While sanctioning Transitions Optical, which is jointly owned by Essilor and PPG Industries, the U.S. Federal Trade Commission gave earlier this week its long-awaited approval to Essilor's acquisition of Signet Armorlite, a U.S. company that brings with it some important patents and an annual volume of about 10 million lenses.
In presenting today the company's rather decent results for 2009, executives of Essilor declined to comment on the impact of FTC's anti-trust action against Transitions or on the price being paid for Signet Armorlite, but said the deal should be concluded before the end of March. Well-informed sources have indicated to us that the price had to be renegotiated since the original purchase agreement in view of Signet's most recent results.
The price has not been revealed, but it is understood to be a cash-only transaction. Signet is said to be generating annual sales of more than $120 million, about half of that in Europe, with a very strong position in the U.K. Based in the U.S., which is its main market, the company also has a lab in Colombia and a distributor in India.
With an operating margin of 12 percent, Signet Armorlite will dilute the overall level of profitability of Essilor, which reached last year 18.2 percent or 18.7 percent excluding its previous acquisition of Satisloh. However, executives of Essilor said the acquisition of Signet and its licensed Kodak brand of lenses will reinforce its position in medium-priced lenses, which are estimated to represent between 30 and 40 percent of the total ophthalmic lens market. Other acquisitions are planned in this increasingly important segment.
At the same time, its acquisition of FGX, will boost its presence in the low-priced segment, which represents about 40 percent of the 500,000 estimated annual purchases of new lenses worldwide. Shareholders of FGX approved the takeover a few days ago.
Excluding the impact of the acquisition of Signet, FGX and Satisloh, the revenues Essilor's core operations are projected to grow by between 5 and 7 percent this year, according to the management, in tune with a slight recovery of the market. This compares with currency-neutral growth of just 0.1 percent in 2009 excluding acquisitions, which contributed 4.9 percentage points to the group's reported growth of 6.3 percent for the year. Satisloh alone made a contribution of 2.3 percentage points to the growth in the group's sales, which reached a total of €3,268.0 million.
Lens revenues were stable, while instruments grew by 2.3 percent. Revenues from laboratory equipment nearly tripled, though, rising by 186.9 percent to €103.6 million, though this was a 7.0 percent drop in constant currencies. Satisloh's sales were off by 9 percent for the year, but they have been stabilizing since the beginning of 2010.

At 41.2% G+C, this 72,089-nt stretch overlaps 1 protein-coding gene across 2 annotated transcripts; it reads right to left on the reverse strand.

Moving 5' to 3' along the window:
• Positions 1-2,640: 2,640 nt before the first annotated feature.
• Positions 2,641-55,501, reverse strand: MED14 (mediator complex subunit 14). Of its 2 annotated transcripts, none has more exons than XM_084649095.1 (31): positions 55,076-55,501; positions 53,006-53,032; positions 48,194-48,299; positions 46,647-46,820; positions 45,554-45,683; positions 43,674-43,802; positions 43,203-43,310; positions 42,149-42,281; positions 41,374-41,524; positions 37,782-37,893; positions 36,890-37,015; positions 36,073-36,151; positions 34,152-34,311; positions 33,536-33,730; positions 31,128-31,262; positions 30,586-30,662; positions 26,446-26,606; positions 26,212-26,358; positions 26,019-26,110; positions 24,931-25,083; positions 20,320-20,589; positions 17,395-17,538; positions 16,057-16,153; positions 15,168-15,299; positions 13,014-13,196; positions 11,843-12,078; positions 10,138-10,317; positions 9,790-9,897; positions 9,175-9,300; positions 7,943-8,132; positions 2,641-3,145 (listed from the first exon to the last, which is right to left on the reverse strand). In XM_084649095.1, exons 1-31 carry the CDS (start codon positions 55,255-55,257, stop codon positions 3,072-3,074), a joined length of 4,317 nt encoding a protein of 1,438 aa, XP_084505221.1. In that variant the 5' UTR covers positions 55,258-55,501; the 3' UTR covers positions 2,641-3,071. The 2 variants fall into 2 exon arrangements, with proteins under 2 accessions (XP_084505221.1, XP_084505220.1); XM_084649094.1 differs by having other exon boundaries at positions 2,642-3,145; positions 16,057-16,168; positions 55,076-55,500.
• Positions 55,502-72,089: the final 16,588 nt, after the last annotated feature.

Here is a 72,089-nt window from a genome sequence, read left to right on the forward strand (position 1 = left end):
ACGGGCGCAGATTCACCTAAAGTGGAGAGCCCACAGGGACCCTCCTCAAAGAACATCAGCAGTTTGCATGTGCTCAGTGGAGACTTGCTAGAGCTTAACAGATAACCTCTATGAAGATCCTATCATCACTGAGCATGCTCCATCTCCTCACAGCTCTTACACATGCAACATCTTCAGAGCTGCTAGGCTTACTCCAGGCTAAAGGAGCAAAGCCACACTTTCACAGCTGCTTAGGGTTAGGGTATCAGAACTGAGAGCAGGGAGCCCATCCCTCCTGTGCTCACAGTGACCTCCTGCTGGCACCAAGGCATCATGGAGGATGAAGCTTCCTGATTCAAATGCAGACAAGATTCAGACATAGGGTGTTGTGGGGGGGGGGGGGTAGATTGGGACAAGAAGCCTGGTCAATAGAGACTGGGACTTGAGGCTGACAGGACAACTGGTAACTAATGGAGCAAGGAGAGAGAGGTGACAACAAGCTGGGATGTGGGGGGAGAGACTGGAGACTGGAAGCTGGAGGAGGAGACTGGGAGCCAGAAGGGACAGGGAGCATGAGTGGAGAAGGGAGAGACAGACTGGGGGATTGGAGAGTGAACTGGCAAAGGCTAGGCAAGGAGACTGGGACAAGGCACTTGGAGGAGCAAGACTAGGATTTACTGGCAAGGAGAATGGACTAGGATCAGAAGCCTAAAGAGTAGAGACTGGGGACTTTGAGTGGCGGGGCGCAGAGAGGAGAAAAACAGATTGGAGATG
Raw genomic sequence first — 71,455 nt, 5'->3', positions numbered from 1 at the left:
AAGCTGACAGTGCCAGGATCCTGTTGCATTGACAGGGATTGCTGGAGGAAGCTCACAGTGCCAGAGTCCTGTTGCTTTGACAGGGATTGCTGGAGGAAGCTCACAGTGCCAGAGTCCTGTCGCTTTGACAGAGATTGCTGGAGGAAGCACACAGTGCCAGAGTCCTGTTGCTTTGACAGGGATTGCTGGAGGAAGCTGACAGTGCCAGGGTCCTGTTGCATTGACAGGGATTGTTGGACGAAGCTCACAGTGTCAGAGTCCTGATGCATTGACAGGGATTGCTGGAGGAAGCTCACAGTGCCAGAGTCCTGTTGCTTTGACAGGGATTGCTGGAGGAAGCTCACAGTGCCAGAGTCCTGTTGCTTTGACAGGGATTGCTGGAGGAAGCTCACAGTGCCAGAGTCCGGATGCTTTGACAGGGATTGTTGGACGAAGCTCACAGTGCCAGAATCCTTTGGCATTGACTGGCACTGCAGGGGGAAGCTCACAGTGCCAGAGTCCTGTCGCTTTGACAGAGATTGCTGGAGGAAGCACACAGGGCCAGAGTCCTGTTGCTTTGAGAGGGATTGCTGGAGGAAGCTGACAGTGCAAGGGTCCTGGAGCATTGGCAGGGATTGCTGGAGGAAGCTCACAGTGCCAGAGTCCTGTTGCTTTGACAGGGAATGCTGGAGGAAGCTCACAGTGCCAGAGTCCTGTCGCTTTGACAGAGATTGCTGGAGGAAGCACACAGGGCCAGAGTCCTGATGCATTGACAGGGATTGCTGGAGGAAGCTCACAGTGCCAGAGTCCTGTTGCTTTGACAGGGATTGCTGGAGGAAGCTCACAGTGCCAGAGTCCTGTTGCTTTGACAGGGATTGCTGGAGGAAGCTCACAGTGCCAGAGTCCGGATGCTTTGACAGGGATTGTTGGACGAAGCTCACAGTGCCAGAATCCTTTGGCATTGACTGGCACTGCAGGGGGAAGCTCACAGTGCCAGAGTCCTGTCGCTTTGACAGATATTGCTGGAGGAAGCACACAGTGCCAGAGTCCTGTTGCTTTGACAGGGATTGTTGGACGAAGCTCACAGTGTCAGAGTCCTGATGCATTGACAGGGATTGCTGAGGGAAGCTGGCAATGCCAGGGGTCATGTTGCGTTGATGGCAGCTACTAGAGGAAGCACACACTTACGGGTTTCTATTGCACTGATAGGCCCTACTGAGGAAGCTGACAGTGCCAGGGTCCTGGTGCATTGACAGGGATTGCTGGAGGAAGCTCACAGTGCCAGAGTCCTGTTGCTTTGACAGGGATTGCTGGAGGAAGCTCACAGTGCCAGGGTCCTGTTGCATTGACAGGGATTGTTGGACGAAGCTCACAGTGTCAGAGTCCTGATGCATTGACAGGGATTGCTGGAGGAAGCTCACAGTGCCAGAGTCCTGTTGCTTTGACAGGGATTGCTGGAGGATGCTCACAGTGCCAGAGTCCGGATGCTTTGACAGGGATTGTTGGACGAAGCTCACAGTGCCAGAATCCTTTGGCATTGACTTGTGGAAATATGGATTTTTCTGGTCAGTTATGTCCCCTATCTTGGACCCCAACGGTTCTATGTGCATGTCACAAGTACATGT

The annual gross margin dropped by 0.8 percentage points to 56.1 percent due to the dilutive impact from Satisloh and other acquisitions. The margin would have been unchanged excluding these factors. The operating profit rose by 7.9 percent to €555.2 million, while net profit attributable rose by 3.4 percent to €401.9 million.
European turnover declined by 1.8 percent to €1,331.7 million, or by 2.7 percent on a currency-neutral basis. Russia and Finland performed the best, with strong numbers in France, Germany and Italy as well. Sales declined in Eastern Europe. The British and Spanish markets showed signs of recovery.
The company's best performance came in the Asia-Pacific region, where sales grew by 14.2 percent to €344.7 million. This was a 12.3 percent increase on a currency-neutral basis. Japan was the only place without growth. India was up by 30 percent, and China and South Korea rose by double-digits. And the company's Varilux and Crizal lines boosted sales in Australia. South Africa also had sustained growth.
Increases were also seen in Latin America, up by 5.3 percent to €134.0 million (+7.0 percent in constant currencies), with a sharp increase in anti-reflective lens sales in Brazil and Mexico; and North America, up by 8.1 percent to €1,354.0 million (a drop of 0.4 percent in constant currencies).
Overall revenues for the fourth quarter ticked up by 0.4 percent to €799.4 million in reported terms, a 1.5 percent increase in constant currencies. The contribution from acquisitions was a factor of 2.3 percent. During the three months, business in Europe stabilized, demand increased in North America and Latin America, and growth remained strong in Asia.
For the fourth quarter, turnover jumped by 33.0 percent in Latin America to €38.1 million (+15.1 percent); rose by 12.3 percent in Asia-Pacific to €85.0 million (+11.2 percent); and climbed moderately by 1.0 percent in Europe to €342.3 million (negative 0.7 percent). North America saw a drop of 5.3 percent to €302.4 million (+1.1 percent). Laboratory equipment fell by 7.1 percent to €31.6 million.
The net profit for the year increased by 3.1 percent to €394.0 million. It was positively impacted by a major drop in new industrial investments, down to 3.5 percent of sales, but the company took negative provisions of €26 for tax risks and €9.2 million for the potential impact of an anti-trust investigation in Germany, which concerns other producers as well.